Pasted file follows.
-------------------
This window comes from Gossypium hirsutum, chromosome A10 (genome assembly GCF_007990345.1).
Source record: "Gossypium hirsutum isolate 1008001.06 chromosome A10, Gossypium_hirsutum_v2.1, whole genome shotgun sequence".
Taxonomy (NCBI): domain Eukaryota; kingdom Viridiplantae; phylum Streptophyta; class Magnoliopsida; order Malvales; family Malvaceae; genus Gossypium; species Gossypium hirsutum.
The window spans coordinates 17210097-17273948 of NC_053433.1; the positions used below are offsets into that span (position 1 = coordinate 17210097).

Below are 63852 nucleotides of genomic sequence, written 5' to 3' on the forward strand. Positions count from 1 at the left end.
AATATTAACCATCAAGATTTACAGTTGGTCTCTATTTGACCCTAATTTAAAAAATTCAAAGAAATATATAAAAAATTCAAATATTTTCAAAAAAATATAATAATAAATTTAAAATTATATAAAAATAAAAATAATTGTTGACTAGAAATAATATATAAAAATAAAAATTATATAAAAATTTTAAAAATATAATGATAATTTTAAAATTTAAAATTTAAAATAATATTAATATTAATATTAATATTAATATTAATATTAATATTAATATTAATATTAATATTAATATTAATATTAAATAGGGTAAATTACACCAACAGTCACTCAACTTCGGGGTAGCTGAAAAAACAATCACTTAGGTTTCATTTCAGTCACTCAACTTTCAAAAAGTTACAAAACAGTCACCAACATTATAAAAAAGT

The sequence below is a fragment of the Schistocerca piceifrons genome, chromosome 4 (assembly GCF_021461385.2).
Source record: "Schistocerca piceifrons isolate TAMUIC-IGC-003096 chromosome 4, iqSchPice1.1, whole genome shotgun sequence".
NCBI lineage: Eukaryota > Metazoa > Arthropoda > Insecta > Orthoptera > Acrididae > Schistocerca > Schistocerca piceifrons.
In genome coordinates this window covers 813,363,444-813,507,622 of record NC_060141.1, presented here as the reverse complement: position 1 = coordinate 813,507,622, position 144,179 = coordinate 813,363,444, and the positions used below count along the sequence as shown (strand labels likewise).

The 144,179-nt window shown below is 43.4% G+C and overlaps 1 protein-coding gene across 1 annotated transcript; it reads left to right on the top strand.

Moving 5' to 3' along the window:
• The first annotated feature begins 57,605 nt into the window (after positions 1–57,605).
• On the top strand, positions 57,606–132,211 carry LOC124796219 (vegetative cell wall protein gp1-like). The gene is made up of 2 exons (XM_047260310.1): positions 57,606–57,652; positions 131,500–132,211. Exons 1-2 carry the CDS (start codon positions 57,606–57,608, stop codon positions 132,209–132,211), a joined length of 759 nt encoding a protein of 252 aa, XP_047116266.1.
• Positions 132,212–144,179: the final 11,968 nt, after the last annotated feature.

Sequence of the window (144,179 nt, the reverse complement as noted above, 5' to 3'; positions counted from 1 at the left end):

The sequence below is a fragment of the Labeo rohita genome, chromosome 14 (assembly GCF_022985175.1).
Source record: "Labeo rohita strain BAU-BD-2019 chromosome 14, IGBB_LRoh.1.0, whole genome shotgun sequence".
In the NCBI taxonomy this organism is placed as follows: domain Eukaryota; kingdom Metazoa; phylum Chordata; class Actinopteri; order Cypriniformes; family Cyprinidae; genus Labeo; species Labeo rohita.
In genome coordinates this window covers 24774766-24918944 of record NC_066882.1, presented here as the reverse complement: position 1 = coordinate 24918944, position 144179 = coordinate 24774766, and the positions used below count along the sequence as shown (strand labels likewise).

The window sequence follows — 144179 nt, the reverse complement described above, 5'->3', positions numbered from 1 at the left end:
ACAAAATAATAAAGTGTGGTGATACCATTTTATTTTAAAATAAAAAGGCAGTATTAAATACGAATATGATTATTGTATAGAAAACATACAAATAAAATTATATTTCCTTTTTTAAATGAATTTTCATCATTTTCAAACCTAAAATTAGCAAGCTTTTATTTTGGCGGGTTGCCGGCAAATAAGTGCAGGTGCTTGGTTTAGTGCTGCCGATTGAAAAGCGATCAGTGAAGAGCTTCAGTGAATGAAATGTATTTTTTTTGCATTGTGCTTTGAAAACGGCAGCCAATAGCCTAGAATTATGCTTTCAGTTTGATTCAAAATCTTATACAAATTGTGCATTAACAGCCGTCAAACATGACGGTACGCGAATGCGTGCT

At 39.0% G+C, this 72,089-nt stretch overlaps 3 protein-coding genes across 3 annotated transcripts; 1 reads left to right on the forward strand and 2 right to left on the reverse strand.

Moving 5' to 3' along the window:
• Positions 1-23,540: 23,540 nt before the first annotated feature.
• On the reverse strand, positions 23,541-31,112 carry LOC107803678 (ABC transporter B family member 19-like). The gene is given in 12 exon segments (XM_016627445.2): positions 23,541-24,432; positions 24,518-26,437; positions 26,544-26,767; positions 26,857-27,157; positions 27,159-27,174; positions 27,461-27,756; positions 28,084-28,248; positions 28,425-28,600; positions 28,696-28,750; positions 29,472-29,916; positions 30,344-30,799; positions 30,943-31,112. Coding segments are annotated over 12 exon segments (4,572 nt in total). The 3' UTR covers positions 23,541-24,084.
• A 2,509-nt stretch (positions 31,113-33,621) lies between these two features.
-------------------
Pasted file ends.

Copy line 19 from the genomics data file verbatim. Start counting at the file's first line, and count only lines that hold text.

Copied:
In the NCBI taxonomy this organism is placed as follows: domain Eukaryota; kingdom Metazoa; phylum Chordata; class Actinopteri; order Cypriniformes; family Cyprinidae; genus Labeo; species Labeo rohita.